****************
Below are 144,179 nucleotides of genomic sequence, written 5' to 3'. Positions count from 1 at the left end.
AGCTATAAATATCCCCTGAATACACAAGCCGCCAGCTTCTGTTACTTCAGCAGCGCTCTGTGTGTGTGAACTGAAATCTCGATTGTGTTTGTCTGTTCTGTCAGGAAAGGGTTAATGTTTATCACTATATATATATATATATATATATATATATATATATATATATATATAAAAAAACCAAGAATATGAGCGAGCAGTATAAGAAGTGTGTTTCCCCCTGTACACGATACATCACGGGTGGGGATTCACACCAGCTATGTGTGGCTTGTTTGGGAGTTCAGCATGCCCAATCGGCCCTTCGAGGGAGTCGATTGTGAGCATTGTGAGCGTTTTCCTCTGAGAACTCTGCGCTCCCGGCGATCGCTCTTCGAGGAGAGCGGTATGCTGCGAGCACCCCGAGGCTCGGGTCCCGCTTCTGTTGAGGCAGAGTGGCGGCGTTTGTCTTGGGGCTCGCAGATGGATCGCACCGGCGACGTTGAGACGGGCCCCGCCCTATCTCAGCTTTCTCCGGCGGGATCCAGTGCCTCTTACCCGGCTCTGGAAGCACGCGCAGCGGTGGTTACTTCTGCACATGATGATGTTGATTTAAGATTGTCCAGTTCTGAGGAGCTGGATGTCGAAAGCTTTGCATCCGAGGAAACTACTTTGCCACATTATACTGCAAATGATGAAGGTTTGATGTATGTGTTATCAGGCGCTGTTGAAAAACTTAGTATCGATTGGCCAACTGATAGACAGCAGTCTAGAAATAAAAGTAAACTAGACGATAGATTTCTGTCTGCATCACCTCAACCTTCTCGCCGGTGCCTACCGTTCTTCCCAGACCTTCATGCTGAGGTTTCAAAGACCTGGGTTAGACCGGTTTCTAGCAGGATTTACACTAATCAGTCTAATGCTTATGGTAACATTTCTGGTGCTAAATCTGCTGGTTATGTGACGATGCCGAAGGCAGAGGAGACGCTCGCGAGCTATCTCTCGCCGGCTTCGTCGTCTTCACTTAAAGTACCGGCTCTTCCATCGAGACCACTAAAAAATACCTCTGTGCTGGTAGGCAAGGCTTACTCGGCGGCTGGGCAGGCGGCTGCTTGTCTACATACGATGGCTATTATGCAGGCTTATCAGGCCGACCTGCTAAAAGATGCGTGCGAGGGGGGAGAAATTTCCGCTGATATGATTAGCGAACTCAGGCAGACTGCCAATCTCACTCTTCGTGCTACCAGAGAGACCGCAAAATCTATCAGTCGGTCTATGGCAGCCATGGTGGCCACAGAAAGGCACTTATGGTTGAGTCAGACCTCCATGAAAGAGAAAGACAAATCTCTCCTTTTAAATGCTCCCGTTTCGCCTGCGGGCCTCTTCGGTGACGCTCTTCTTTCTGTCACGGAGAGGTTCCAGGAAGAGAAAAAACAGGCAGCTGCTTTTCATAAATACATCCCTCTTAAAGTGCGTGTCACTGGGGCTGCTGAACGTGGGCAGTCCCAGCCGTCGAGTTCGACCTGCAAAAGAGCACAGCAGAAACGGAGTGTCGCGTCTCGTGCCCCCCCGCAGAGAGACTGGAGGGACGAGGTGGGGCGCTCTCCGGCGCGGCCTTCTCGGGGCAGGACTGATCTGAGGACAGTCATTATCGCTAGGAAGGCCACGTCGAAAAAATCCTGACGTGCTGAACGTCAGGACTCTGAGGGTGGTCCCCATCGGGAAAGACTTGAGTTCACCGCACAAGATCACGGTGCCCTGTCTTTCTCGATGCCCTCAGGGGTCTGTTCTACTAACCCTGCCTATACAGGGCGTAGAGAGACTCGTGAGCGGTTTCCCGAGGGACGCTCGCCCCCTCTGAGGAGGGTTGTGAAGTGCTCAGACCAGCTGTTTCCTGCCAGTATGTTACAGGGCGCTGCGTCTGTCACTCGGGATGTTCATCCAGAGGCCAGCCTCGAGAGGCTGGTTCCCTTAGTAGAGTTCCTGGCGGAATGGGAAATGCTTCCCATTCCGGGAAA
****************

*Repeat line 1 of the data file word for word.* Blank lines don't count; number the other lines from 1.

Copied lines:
Below are 144,179 nucleotides of genomic sequence, written 5' to 3'. Positions count from 1 at the left end.